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User Journal

Journal Journal: Published Submissions.

Friend and fellow Slashdot reader decided to gather up all of his published articles. I don't have as many, and the subjects are different. Thanks to the magic of the firehose, these are easy to find. Here they are:

That seems to be all.


Journal Journal: France Creates Internet Blacklist 1

From the SF Gate:

The French state and Internet service providers have struck a deal to block sites carrying child pornography or content linked to terrorism or racial hatred, ... a "black list" will be built up based on input from Internet users who signal sites dealing with the offensive material. all service providers in France have agreed to block offending sites

other countries that have already implemented similar measures include Britain, Sweden, Denmark, Norway, Canada and New Zealand [and the US].

Denial of service has never been this easy. This is what ISP packet filters were made for. Say goodbye to freedom of press.


Journal Journal: UK Student Arrested for Downloading Manual from US Gov.

It is against the law to posses terrorist related literature in the UK. A graduate student studying terror tactics found out the hard way what happens to thought criminals in a police state.

The student had obtained a copy of the al-Qaida training manual from a US government website for his research into terrorist tactics. ... the document was found by a university staff member on an administrator's [Hisham Yezza] computer. ... Despite his Nottingham University supervisors insisting the materials were directly relevant to his research, Rizwaan Sabir, 22, was held for nearly a week under the Terrorism Act [and] has spoken of the "psychological torture" he endured in custody.

Sabir's family home was searched and their computer and mobile phones seized. They were released uncharged six days later but Yezza, who is Algerian, was immediately rearrested on unrelated immigration charges and now faces deportation.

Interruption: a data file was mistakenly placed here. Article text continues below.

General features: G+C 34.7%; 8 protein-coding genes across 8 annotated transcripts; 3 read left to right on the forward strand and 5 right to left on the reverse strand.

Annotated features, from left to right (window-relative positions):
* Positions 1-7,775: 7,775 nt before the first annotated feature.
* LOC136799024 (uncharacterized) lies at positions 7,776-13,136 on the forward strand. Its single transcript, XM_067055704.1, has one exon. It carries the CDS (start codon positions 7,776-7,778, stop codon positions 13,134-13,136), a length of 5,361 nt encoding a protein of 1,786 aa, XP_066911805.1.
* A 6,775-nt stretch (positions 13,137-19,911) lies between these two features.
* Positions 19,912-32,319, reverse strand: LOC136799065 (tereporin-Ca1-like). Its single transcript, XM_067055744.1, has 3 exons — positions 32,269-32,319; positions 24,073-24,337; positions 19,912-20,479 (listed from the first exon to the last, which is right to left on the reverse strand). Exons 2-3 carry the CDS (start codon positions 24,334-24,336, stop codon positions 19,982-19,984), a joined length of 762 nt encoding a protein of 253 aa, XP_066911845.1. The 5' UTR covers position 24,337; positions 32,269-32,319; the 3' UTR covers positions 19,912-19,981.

Dr Alf Nilsen, a research fellow at the university's school of politics and international relations, said that Yezza is being held at Colnbrook immigration removal centre, due to be deported on Tuesday. "If he is taken to Algeria, he may be subjected to severe human rights violations after his involvement in this case. He has been in the UK for 13 years. His work is here, his friends are here, his life is here."

The University staff are also objecting to the violation of academic freedom and police power to arrest before properly investigating.

Discussion by D Afifi is here. The 24 hour lag was worthwhile for including news of a protest march by faculty.


Journal Journal: South Affica Appeals OOXML Vote, first country to do so.

Foot in Mouth Dept.

Tectonic reports South Africa's ISO appeal.

The South African Bureau of Standards (SABS) has filed an appeal against the ISO decision to accept Microsofts Office OpenXML (OOXML) as an international standard. South Africa is the first country to appeal the decision within the stipulated 60-day appeal period.

CEO Martin Kuscus, SABS says it is appealing on the basis of flawed procedures in the ballot resolution meeting (BRM) held in February. SABS also says that it is concerned that there is an increasing trend of international organisations being able to circumvent the consensus-based decision making of the ISO and IEC (International Electrotechnical Commission).

Pity M$ Rep, Jason Matusow, who was tasked with this fight. He not only lost, he put his foot in his mouth by insulting South Africans and many others.

The Media

Journal Journal: CBS to Buy CNET.

CBS is purchasing CNET.

Television company CBS has agreed to buy technology news and entertainment website CNET for about $1.75bn (£900m). CBS said that the purchase of CNET, which owns sites such as ZDNet and Gamespot, would help to boost its online presence. ...Other CNET sites include,, and MySimon. CBS will combine them with its own websites such as and

CBS is itself owned by media giant National Amusements, which is essentially one rich and powerful person.


Journal Journal: UK Traffic Cams Abused for Political Purposes.

Two peace activists were stopped and harassed when traffic cameras claimed they were terrorists based on license plate ID.